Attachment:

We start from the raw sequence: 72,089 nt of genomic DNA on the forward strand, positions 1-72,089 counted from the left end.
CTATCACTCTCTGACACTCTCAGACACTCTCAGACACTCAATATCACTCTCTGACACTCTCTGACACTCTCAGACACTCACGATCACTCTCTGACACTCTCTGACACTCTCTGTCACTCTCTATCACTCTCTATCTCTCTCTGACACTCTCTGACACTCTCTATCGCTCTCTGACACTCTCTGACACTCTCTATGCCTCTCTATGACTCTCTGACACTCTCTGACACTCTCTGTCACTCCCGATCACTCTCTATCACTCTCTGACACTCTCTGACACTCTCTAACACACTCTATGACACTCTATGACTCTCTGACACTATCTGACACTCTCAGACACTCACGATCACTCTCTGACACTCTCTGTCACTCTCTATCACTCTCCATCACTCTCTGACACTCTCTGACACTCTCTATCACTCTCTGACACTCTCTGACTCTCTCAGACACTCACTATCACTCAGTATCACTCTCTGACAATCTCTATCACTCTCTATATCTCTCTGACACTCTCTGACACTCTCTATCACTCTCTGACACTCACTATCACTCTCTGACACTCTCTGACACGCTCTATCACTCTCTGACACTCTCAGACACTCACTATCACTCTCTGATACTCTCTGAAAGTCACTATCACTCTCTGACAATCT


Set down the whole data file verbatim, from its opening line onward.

We start from the raw sequence: 72,089 nt of genomic DNA on the forward strand, positions 1-72,089 counted from the left end.
CTATCACTCTCTGACACTCTCAGACACTCTCAGACACTCAATATCACTCTCTGACACTCTCTGACACTCTCAGACACTCACGATCACTCTCTGACACTCTCTGACACTCTCTGTCACTCTCTATCACTCTCTATCTCTCTCTGACACTCTCTGACACTCTCTATCGCTCTCTGACACTCTCTGACACTCTCTATGCCTCTCTATGACTCTCTGACACTCTCTGACACTCTCTGTCACTCCCGATCACTCTCTATCACTCTCTGACACTCTCTGACACTCTCTAACACACTCTATGACACTCTATGACTCTCTGACACTATCTGACACTCTCAGACACTCACGATCACTCTCTGACACTCTCTGTCACTCTCTATCACTCTCCATCACTCTCTGACACTCTCTGACACTCTCTATCACTCTCTGACACTCTCTGACTCTCTCAGACACTCACTATCACTCAGTATCACTCTCTGACAATCTCTATCACTCTCTATATCTCTCTGACACTCTCTGACACTCTCTATCACTCTCTGACACTCACTATCACTCTCTGACACTCTCTGACACGCTCTATCACTCTCTGACACTCTCAGACACTCACTATCACTCTCTGATACTCTCTGAAAGTCACTATCACTCTCTGACAATCT